Sumitomo Metal discovers recyclable EV battery metal method

Japanese mining company, Sumitomo Metal, announces its success in developing tech to save nickel and cobalt from rechargeable batteries for future reuse

The Japanese mining company, Sumitomo Metal, has reportedly succeeded in discovering a method that can safely and efficiently rescue nickel and cobalt from rechargeable batteries, like that of lithium-ion batteries (LIBs). As the electric vehicle industry drives forward, one issue being persistently flagged up by manufacturers is that of the mining industry’s inability to keep up with an ever-increasing demand for the metals required in battery production. 

A future shortage in the supply of metals such as nickel, cobalt, and lithium is expected and often raised as a point of concern. Something to bear in mind when addressing the significance of this latest discovery at Japan’s largest nickel smelter. 

The rescued raw materials are able to be reused in the production of further LIBs, potentially providing a solution to the ominous supply chain disaster regarding an inefficient amount of metals to meet consumer demand. The industry has reason for concern, as ensuring stable supplies of the metals is becoming increasingly difficult due to the uneven distribution of production regions.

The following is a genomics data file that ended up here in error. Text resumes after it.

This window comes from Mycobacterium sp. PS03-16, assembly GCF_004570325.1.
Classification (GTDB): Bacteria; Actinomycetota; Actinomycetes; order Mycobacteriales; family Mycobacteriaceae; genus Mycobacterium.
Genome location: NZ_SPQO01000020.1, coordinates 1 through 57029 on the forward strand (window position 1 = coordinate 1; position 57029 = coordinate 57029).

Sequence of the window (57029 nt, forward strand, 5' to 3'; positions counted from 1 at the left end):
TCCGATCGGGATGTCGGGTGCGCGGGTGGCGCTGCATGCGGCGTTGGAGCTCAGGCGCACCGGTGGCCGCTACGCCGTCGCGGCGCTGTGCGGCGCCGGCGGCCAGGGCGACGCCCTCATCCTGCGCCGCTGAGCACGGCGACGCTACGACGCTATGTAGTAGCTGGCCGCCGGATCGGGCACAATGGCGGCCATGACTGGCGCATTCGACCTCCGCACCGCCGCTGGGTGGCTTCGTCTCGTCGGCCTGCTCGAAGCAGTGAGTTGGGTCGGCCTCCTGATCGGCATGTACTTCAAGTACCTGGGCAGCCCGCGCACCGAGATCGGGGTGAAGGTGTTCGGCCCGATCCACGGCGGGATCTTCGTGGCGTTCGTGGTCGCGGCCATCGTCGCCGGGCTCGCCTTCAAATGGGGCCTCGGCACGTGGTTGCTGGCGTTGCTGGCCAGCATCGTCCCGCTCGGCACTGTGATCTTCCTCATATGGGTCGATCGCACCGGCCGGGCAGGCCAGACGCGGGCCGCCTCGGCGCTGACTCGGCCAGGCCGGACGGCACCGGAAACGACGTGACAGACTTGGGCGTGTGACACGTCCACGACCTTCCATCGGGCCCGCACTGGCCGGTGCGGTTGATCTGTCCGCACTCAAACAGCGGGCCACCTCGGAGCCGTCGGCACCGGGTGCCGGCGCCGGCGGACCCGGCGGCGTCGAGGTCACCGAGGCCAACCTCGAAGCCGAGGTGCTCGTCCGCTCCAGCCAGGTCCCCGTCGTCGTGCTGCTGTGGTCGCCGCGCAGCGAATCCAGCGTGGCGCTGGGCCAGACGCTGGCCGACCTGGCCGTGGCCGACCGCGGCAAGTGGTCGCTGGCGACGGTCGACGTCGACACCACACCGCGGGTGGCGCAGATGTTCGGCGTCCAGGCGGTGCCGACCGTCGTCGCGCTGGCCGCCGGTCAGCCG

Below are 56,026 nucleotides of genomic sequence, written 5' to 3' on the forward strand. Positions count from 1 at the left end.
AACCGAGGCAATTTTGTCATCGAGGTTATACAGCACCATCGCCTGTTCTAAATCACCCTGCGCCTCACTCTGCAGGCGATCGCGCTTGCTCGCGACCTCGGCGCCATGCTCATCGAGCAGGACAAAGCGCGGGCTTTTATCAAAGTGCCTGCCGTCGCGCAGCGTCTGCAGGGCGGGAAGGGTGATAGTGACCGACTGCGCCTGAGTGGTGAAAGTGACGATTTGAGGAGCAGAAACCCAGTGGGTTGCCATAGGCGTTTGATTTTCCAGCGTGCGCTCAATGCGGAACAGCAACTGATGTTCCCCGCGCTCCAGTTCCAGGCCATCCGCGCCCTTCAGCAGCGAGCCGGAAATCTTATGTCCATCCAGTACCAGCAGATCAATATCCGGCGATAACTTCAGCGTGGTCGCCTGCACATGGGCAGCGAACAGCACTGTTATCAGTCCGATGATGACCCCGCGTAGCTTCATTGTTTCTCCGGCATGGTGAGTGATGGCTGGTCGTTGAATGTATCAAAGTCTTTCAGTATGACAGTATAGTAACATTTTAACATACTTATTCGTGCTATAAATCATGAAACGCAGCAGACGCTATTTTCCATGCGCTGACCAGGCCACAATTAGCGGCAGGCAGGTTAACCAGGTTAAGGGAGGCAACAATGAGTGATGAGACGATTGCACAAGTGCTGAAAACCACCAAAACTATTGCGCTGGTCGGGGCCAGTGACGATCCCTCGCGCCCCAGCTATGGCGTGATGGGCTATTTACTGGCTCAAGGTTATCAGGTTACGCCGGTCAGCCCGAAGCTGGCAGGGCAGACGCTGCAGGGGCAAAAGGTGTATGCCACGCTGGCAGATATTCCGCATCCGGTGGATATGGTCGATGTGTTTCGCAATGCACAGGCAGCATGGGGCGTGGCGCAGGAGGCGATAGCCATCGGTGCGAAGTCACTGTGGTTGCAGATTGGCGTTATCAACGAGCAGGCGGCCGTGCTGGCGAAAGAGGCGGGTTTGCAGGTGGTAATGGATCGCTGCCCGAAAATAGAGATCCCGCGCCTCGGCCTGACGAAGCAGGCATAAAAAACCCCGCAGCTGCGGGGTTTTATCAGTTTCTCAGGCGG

Japanese smelter provides the supply chain with hope in its metal recycling discovery

Success comes following the recovery of a high-purity nickel-cobalt mix through the separation of impurities at Sumitomo Metal. Somewhat surprisingly, the smelter has been able to rescue the two metals from rechargeable batteries since 2017, but the development of new technology opens doors to wider opportunities outside of simply Sumitomo Metal’s capabilities. 

“No commercialisation plans have been set yet, but we will continue to work on the development toward making it commercially viable,” says a spokesperson for Sumitomo Metal.

Initial experiments have revealed that, following the evaluation of LIB cathode material from the recycled metals mixture, the subsequent performance of the batteries was on par with that of batteries manufactured purely from raw materials mined from natural resources. Results such as these also prove promising to an industry that struggles to remain sustainably viable.

Electric vehicle industry buoyed by prospects of lithium-ion-batteries being reused

But the company’s innovation isn’t limited to this discovery alone, with its eyes focused on supplying the future of the EV industry with a number of solutions to combat potential metals shortages. Recently, Sumitomo Metal developed a soluble slag to allow for lithium recovery through a smelting process demonstration. As a result, copper, nickel, cobalt, and lithium are all able to be safely recycled from rechargeable batteries that have already been in use.

“If we can commercialise this ‘battery to battery’ recycling process, we can contribute to a formation of a sustainable circular economy and response to global resource depletion,” the company says.

The smelter has links to big EV names such as Tesla and Panasonic, providing nickel-based cathode materials to be used in the production of LIBs and, eventually, EVs. Its ties to big names may prove highly valuable when the time comes to expand upon its new process.


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